The alert was implemented after passage of a state senate bill.
After the passage of New Mexico Senate Bill 221 (SB 221), requiring a naloxone prescription dispensed with any opioid prescription of at least 5 days, The University of New Mexico Hospital incorporated Department of Health and Human Services criteria to identify patients at an increased risk for opioid overdose—including 24-hour morphine milligram equivalents (MME) greater than 50 mg, or benzodiazepine usage—to create a naloxone co-prescribing alert.
In order to evaluate the success of this naloxone prescribing alert in the University of New Mexico Hospital system, researchers conducted a retrospective study of patients aged 18 years or older who either had the alert on an opioid prescription or who would have met criteria for the alert. Alert criteria included an opioid prescription of at least 4 days, 24-hour MME greater than 50 mg, benzodiazepine co-prescription (even if the first two criteria are not mote) and no active naloxone prescription within the past year.
Prescription data were collected from January 1 through January 31 2019, Group 1, before passage of SB 221; January 1 through January 31, 2022, Group 2, after passage of SB 221 but before the alert was created; and March 31 through April 30, 2022, Group 3, after the alert was created (n=4689, 3667, and 4022, respectively). Data included patient demographics, 24-hour MME, total opioid and naloxone prescriptions, and benzodiazepine prescriptions.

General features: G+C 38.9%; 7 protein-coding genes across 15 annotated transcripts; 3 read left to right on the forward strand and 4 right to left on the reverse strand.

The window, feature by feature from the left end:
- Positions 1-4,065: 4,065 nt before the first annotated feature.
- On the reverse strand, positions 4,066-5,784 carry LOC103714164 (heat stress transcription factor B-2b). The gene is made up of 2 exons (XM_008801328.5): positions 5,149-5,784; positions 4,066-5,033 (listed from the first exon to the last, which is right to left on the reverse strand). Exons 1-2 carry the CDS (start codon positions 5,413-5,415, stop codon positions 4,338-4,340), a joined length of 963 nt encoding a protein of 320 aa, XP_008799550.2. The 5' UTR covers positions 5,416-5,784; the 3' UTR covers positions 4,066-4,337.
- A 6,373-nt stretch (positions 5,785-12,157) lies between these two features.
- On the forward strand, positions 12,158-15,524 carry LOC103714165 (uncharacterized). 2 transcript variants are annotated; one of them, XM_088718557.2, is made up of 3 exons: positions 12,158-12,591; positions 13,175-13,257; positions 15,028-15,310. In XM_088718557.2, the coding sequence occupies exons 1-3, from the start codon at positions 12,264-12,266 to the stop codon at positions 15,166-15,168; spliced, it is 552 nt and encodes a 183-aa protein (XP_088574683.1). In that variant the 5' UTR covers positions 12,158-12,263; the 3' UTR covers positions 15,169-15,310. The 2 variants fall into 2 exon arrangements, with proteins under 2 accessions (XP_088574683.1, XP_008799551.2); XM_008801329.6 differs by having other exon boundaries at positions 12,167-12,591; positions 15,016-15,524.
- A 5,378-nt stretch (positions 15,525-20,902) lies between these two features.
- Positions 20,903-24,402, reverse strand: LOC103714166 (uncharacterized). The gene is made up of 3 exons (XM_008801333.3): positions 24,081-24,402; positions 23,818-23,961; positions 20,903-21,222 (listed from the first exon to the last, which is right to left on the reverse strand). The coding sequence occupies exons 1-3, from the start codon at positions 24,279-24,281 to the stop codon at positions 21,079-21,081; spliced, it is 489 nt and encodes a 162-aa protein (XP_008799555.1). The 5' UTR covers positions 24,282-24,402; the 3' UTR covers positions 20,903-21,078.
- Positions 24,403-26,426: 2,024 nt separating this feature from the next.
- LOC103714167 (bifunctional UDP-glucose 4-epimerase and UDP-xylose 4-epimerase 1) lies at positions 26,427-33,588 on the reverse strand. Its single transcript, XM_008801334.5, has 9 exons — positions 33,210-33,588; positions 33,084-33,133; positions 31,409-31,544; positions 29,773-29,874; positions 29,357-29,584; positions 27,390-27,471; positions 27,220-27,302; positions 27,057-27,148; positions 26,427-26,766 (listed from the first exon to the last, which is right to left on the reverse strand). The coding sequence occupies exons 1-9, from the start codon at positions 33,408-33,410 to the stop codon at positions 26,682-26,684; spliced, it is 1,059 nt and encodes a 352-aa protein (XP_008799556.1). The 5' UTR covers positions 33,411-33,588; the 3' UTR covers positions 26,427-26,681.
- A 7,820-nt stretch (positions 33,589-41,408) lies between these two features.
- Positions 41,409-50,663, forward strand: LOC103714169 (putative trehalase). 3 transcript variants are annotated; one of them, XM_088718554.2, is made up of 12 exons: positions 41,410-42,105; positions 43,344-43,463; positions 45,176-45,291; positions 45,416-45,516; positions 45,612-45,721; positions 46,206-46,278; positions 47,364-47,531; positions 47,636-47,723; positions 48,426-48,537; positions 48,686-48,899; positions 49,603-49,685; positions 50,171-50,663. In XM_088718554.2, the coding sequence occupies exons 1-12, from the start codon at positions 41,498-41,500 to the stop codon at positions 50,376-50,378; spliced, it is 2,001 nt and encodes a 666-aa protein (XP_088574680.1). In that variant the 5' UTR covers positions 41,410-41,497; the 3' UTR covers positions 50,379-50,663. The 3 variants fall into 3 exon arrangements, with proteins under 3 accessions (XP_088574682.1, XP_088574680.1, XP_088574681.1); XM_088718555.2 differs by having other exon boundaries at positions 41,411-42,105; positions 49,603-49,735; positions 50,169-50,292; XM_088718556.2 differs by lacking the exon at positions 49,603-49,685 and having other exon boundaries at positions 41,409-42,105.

The primary study outcome was the total number of naloxone prescriptions, and the prevalence of each component of the alert criteria.
Researchers found that the increases in naloxone prescriptions for patients that either met alert criteria in Groups 1 or 2, or who had the alert fire in Group 3, were significant between groups—from 1.6% to 8.8% to 23.8%. The number of opioid prescriptions that either met the criteria or triggered the alert (Groups 1 and 2 and Group 3, respectively), decreased between groups from 66.8% to 34.5% to 21.5%.
After the passage of SB 221, there were no differences in the number of opioid prescriptions with an MME greater than 50 mg or a concurrent benzodiazepine prescription; however, there was an increase in opioid prescriptions with a duration of longer than 5 days in group 3 (64.5%). No differences in MME were noted between groups.
“Though New Mexico SB 221 had significant impact on naloxone and opioid prescribing within the UNMH system, implementation of a naloxone co-prescribing alert led to a further significant increase in naloxone prescriptions,” the researchers concluded.